The Company of Master Mariners and the International Institute of Marine Surveying and others will be placing a wreath.
About the Battle of the Atlantic
The Battle of the Atlantic was the longest continuous battle of the Second World War and one in which Canada played a central role. The battle began on the opening day of the war in September 1939 and ended almost six years later with Germany’s surrender in May 1945.
The Battle of the Atlantic was the struggle between the Allied and German forces for control of the Atlantic Ocean. The Allies needed to keep the vital flow of men and supplies going between North America and Europe, where they could be used in the fighting, while the Germans wanted to cut these supply lines. To do this, German submarines, called U-boats, and other warships prowled the Atlantic Ocean sinking Allied transport ships.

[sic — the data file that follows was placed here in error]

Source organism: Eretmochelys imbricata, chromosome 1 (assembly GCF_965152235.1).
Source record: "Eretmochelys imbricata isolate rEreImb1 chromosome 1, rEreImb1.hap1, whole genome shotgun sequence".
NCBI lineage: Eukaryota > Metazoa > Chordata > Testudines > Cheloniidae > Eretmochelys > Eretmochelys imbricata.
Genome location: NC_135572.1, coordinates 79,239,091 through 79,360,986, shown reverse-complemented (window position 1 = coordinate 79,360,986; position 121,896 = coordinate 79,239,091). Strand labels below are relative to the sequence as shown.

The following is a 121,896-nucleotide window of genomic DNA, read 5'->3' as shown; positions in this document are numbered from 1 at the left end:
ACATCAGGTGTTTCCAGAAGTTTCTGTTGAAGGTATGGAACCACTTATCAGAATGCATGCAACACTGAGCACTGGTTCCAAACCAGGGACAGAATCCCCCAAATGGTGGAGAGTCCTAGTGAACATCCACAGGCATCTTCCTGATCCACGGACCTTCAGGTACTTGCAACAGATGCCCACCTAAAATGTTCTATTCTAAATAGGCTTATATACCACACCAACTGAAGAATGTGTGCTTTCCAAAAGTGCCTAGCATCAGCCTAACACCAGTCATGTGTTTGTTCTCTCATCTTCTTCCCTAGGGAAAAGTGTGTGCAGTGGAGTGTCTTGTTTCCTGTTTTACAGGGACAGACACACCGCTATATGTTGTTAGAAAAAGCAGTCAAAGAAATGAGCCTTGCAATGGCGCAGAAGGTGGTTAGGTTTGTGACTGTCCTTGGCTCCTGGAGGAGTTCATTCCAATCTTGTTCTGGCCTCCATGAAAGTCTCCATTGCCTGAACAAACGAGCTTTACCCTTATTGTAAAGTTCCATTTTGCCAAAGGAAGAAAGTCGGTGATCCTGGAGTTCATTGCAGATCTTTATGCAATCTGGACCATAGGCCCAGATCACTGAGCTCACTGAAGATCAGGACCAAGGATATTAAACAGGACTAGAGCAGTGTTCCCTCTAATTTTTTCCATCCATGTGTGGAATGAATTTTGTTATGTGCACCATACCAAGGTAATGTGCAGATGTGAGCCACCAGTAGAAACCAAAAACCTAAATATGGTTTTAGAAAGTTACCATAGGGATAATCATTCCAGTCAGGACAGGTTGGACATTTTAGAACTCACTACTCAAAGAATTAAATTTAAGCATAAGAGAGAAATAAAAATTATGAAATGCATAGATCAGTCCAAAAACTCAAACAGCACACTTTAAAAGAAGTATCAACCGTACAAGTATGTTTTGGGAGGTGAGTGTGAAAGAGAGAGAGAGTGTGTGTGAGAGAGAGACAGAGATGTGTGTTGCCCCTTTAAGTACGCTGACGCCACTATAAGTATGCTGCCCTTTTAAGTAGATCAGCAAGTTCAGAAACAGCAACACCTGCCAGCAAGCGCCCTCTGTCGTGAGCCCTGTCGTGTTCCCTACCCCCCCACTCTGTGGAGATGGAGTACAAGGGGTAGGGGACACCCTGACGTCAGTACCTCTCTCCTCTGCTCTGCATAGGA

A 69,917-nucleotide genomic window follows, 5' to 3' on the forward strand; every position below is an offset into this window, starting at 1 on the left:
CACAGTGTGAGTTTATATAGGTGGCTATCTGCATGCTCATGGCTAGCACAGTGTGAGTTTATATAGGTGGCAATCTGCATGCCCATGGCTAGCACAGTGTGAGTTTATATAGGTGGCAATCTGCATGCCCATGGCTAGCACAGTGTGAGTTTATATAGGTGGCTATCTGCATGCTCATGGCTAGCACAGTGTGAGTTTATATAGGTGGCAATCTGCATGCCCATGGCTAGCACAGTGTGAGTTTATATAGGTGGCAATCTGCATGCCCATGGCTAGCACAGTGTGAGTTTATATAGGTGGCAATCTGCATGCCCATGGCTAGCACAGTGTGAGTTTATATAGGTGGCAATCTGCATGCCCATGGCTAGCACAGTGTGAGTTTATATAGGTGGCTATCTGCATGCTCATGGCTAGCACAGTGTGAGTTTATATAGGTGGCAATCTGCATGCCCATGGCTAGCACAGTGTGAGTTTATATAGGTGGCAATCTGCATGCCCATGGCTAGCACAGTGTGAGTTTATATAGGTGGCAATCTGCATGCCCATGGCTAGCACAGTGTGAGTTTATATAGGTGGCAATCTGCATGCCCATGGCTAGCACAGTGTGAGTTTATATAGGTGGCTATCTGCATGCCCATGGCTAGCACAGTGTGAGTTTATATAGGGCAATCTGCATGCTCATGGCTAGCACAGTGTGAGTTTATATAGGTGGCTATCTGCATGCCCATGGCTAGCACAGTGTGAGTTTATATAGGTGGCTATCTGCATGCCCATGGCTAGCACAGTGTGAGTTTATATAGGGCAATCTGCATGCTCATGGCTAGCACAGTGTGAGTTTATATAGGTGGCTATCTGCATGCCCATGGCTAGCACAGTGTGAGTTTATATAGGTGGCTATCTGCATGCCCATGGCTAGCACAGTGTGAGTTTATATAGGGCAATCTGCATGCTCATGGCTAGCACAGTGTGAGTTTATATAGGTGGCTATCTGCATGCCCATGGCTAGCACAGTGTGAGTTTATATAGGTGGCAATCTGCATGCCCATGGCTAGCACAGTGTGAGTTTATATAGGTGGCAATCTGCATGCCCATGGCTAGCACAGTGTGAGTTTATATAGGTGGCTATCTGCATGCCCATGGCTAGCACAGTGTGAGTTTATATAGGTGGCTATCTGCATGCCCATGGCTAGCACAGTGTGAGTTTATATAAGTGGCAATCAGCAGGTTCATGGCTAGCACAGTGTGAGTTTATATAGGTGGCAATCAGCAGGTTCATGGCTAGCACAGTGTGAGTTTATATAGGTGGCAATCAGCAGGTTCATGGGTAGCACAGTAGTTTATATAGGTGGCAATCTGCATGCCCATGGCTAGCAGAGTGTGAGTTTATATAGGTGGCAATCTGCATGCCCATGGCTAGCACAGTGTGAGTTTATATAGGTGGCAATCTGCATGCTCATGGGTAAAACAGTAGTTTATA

The Battle of the Atlantic brought the war to Canada’s doorstep, with U-boats torpedoing ships within sight of Canada’s East Coast and even in the St. Lawrence River. Canada’s Merchant Navy, along with the Royal Canadian Navy (RCN) and the Royal Canadian Air Force (RCAF), played a key role in the Allied efforts. East Coast cities soon found themselves involved in the battle, since Allied convoys (groups of ships that crossed the Atlantic together under the protection of naval escorts) were frequently leaving busy ports like Halifax and Sydney, Nova Scotia, and St. John’s, Newfoundland, during the war.